Like most new teachers, I was horrified in seeing the computers line the wall of my second grade classroom. But the reality is that students in the 2nd grade are learning how to type their alien attack stories and by 5th grade they go home and create myspace web pages by uploading jpegs, downloading mp3’s and poking their friends. In Middle School, they can text with two thumbs faster than we can read their messages. I want my students to understand the world so I make an effort to understand theirs. I go on myspace and Facebook, I question my students about text messaging acronyms, I ask them what their avatar looks like, and most recently, I asked what it meant that a friend had thrown a sheep at me. If this is starting to sound like gibberish to you, ask your students to translate, to let you into their world. They will be thrilled to teach you something.

I’m certainly not sold on the idea of video games developed for the classroom, but I am curious. With such a large, willing audience, it doesn’t make sense not to be open minded about video games used as teaching tools.

A Childhood Memory by Kenny Harris

January 25, 2008

My grandfather was a gentle giant who eagerly shared his quiet affection for the Ozark Mountains he had lived in all his life. Every time my family arrived at his small town home, after we had been fed and watered, and our personal things were stowed away, he would ask who wanted to go for a ride in his old pick-up. For my Grandfather that meant to drive as far as possible into the forest, get out of the truck, stand at a rivers edge, comment on the subtle changes that man or weather had brought to the water- way, and then hush, and let the serenity of the wilderness rejuvenate his soul.

Rejuvenation of his soul is certainly an idealized way for me to express what the wilderness actually gave my grandfather. I don’t know precisely what he gained, he was a quiet man, and rarely articulated what his relationship with the forest offered him. What I have to help me understand his deep appreciation for the natural world are my early childhood memories of following him over ridge tops and down into the hollows, through the shallow creek beds, meadows, and fields, as well as his physical response to many of the beautiful places we visited.

These memories of observations may be assumptions about the gentle giant’s perspective. But that is okay, because what is important is that it was his calm affinity for the wild lands that was pivotal in developing my own deep appreciation for the natural world. Whether this appreciation was built on assumption, or fact, the reality is that something precious has blossomed inside of me.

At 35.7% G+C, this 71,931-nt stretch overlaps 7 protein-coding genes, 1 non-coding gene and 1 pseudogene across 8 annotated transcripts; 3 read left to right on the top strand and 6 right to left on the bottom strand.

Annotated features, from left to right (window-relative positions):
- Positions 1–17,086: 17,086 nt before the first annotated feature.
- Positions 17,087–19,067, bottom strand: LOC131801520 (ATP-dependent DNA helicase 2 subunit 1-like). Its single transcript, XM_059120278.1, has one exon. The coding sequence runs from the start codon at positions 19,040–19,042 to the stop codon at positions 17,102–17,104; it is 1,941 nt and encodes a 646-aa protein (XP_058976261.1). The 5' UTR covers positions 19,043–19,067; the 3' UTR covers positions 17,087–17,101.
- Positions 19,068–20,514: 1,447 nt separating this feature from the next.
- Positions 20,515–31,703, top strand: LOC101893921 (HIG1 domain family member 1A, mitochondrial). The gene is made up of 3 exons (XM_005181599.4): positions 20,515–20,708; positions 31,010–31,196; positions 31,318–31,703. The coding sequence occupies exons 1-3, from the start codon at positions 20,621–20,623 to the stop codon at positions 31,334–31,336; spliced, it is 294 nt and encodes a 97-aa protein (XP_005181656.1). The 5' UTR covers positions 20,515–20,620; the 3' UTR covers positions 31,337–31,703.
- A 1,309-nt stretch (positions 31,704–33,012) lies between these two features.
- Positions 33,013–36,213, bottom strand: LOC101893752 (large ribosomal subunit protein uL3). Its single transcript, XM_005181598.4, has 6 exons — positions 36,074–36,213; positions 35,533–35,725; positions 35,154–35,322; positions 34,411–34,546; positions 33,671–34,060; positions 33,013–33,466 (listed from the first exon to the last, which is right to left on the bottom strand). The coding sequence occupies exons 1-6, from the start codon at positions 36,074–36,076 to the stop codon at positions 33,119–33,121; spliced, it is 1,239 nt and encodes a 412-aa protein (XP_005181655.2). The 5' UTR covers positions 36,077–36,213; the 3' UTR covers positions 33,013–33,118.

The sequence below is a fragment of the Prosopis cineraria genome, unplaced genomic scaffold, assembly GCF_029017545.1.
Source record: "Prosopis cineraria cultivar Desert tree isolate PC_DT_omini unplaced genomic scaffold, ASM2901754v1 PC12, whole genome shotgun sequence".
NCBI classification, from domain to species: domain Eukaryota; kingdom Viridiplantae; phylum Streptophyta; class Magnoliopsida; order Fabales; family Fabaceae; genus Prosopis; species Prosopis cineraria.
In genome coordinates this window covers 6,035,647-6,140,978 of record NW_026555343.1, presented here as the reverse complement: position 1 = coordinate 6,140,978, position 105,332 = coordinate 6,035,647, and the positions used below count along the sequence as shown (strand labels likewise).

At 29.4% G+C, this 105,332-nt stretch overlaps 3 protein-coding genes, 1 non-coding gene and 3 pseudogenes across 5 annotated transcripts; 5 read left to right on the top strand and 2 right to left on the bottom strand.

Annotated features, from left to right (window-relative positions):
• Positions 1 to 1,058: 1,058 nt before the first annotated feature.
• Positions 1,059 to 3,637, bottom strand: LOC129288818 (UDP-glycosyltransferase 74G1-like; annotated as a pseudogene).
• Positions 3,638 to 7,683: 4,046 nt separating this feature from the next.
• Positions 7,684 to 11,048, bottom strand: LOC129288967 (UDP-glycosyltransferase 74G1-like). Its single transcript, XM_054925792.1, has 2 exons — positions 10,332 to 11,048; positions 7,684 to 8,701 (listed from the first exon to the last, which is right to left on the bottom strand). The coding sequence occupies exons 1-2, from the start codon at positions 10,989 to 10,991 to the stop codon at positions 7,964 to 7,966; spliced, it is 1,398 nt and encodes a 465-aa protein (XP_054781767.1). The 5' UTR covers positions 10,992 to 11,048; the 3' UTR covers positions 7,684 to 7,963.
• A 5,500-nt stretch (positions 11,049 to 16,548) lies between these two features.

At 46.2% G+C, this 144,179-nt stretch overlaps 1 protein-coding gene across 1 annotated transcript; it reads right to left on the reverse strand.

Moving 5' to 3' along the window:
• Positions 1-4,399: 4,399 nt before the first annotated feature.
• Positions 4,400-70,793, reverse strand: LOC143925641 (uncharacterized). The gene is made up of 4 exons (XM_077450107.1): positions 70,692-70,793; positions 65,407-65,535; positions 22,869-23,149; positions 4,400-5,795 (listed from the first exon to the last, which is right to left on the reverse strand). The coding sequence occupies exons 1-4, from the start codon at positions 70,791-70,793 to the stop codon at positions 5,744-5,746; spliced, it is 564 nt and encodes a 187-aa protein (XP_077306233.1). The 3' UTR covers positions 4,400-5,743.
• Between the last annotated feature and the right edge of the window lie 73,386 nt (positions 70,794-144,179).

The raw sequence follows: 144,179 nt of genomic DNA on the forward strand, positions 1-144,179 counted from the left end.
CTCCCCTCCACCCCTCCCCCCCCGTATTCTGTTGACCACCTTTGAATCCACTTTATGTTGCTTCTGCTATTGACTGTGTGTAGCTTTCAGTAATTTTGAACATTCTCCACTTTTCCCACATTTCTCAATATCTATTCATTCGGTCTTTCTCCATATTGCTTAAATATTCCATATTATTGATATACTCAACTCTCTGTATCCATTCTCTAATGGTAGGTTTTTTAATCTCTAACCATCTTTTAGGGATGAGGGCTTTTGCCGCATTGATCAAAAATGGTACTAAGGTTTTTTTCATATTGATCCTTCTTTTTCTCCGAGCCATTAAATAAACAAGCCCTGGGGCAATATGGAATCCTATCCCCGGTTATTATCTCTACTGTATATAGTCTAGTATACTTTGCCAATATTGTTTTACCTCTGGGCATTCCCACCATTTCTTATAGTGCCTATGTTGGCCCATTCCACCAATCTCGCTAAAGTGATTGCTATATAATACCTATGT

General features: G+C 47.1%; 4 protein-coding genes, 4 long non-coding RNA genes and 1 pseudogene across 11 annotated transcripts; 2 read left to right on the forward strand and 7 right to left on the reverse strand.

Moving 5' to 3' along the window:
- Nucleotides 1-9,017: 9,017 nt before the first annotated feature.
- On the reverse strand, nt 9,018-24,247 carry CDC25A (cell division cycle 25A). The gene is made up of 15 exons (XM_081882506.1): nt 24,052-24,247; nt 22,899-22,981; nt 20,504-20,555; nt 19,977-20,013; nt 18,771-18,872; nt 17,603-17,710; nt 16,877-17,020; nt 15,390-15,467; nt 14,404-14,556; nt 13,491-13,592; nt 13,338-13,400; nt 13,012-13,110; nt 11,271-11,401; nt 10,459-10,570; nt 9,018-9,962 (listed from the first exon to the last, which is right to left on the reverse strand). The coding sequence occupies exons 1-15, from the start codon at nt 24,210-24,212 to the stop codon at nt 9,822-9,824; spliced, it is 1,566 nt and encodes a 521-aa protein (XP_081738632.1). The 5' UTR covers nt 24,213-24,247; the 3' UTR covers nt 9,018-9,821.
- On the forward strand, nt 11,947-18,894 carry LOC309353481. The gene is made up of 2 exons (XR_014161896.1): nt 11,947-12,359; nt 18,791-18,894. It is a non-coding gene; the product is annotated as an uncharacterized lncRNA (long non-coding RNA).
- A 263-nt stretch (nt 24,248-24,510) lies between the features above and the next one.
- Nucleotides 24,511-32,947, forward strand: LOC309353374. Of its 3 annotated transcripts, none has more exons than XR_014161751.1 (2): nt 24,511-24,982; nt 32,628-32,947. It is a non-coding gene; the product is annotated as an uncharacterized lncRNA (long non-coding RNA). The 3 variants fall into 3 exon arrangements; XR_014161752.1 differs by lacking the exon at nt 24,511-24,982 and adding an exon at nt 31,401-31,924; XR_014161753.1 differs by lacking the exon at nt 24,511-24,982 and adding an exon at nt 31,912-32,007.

My grandfather participated in church service to be a part of a community. He made pilgrimages into the woods to visit with God.

There is one seminal moment in the relationship with my grandfather that, for me, has catalyzed nature’s ability to heal the spirit. I was six or seven, and we were wandering around a forested hilltop; he was filling his pockets with acorns and simultaneously turning over rocks to see what kind of bugs had established residency. I was kneeling on brittle leaves with a stick in my hand, fixated on poking a cluster of hideously looking ground mushrooms.

When I had finished defacing the fungus I stood up and noticed grandpa was much farther away than I had realized. He was standing on the edge of the hilltop between two enormous oak trees, silhouetted by the late afternoon sun. In front of him were three fall foliaged Ozark valleys converging in to one. I wanted to approach, but my young intuition told me to be still. From my position, it appeared he had undergone a transformation— as if he had absorbed the same earthly nutrients as the giant hardwoods he stood by—and expeditiously became just like them—rooted to the edge, reaching for the sky.

He had never carried on that far from me before, and his idleness had began to concern me—was he going to return? Of course he did. And when he turned, and moved towards me, I stayed in my place and watched him saunter by. He glanced at me only once when passing, and in that moment, looking back in to his delicate eyes, and at his relaxed posture, I began understanding why he made so many trips in to the forest.

My grandfather participated in church service to be a part of a community. He made pilgrimages into the woods to visit with God. It was the cool rivers and streams, the rugged hills, and dense forest of the Ozarks that were his sanctuary—where there was an abundance of peace and tranquility.

That day on the ridge I believe he was reminded of how grateful he was to be alive. Perhaps like me, he stood there looking out at the beautiful world thinking about the wonderful things his grandpa shared with him.